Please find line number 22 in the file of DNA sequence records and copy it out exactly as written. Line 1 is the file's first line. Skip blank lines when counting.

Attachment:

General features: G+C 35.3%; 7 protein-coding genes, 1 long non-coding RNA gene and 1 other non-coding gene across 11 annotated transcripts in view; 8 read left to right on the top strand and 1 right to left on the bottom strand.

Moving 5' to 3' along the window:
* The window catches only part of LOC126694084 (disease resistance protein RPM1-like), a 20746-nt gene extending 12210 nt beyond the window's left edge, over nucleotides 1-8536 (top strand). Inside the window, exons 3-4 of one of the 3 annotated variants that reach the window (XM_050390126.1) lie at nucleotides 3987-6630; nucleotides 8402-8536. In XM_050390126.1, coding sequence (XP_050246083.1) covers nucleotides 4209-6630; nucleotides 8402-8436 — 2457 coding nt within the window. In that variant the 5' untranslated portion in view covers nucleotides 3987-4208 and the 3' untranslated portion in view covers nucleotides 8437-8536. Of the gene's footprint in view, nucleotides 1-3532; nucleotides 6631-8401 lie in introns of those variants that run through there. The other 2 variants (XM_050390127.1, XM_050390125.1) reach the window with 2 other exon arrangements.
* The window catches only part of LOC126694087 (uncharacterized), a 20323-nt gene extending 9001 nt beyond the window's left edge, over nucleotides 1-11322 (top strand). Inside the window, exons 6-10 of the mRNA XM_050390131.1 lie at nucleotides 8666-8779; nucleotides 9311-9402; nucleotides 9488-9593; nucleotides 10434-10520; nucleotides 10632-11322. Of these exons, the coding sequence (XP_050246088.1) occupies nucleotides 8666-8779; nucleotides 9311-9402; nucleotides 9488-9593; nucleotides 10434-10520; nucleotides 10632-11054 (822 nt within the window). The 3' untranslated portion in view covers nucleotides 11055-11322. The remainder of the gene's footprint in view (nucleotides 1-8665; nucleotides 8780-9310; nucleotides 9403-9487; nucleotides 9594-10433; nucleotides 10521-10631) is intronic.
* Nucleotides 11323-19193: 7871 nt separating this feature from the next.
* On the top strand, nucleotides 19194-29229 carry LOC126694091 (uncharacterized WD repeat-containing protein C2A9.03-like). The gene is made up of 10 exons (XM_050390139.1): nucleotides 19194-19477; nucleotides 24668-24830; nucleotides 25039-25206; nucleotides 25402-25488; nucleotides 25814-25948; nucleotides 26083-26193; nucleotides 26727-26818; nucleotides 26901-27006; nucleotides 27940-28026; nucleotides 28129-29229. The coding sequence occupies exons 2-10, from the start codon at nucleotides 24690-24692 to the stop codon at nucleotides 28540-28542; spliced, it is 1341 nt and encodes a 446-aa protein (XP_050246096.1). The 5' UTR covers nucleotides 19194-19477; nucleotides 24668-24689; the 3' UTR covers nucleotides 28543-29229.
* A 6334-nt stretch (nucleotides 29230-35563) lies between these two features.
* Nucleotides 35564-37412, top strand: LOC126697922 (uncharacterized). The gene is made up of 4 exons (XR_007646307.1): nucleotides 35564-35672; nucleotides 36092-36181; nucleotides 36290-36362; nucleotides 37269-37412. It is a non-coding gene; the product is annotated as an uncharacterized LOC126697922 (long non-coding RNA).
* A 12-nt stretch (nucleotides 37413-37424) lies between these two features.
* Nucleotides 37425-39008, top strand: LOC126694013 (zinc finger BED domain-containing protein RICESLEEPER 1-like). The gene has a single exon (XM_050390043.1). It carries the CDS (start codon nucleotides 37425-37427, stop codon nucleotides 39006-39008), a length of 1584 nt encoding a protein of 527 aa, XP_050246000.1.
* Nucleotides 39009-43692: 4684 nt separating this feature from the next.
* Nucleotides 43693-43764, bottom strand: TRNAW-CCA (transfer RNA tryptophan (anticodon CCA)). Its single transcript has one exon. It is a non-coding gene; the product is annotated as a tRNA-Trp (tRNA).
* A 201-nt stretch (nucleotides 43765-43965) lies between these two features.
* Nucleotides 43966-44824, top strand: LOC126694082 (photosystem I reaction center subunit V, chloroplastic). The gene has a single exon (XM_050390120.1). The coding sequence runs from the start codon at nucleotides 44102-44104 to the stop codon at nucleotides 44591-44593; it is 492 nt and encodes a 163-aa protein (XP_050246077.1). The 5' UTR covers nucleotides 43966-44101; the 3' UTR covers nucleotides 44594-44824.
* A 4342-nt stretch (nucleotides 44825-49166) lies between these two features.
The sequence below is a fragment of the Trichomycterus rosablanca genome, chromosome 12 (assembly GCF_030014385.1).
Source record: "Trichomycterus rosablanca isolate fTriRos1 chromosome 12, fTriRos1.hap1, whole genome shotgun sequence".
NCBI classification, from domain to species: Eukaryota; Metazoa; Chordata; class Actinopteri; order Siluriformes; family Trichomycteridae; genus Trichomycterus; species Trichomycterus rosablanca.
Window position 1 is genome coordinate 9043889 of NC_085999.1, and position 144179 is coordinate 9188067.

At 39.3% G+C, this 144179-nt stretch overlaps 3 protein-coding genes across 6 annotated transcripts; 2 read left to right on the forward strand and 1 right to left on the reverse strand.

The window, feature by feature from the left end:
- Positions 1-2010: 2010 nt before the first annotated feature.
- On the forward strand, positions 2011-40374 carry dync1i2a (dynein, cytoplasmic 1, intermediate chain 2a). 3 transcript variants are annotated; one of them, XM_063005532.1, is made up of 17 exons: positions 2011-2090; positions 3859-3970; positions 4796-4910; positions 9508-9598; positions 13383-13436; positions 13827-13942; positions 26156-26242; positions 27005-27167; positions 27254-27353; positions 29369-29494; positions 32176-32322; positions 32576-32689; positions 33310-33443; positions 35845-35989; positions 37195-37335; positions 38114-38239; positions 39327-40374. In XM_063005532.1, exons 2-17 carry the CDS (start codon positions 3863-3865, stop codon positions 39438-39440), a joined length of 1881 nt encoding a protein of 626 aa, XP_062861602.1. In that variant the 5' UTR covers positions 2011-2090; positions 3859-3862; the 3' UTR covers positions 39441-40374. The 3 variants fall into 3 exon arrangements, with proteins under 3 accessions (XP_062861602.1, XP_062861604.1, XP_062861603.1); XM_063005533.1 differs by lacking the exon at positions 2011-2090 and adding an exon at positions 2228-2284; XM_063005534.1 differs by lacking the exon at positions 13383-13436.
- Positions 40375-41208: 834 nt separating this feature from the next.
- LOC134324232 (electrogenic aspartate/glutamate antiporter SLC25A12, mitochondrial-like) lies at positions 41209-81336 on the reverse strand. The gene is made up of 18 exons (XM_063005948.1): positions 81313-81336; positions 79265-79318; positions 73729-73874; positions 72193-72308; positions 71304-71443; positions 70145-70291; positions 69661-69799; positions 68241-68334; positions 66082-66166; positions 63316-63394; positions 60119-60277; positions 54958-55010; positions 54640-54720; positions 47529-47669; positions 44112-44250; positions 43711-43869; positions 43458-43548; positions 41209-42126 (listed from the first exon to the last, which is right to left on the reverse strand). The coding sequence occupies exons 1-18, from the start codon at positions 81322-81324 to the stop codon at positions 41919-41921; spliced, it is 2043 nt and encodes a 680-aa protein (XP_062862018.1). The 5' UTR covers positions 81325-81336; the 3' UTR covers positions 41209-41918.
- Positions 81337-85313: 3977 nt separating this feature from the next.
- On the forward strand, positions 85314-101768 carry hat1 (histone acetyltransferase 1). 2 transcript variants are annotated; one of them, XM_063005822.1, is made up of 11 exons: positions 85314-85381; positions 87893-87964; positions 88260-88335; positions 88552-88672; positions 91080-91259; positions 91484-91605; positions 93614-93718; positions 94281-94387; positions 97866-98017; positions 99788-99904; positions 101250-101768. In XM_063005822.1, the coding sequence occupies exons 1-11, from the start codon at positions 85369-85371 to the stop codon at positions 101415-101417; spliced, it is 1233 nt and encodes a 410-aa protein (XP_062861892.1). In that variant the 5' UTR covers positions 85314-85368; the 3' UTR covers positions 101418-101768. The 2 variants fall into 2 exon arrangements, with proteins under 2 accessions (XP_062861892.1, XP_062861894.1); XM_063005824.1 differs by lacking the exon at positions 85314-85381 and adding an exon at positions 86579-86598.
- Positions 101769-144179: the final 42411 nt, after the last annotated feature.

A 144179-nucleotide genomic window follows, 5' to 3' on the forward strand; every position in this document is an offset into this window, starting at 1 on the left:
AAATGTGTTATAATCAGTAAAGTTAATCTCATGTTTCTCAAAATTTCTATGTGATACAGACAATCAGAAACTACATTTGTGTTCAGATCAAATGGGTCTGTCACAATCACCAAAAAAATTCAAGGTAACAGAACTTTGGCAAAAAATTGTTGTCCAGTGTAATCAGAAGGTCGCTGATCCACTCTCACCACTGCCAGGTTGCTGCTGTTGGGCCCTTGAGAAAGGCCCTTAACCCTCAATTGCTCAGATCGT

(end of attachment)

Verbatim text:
- Positions 1-2010: 2010 nt before the first annotated feature.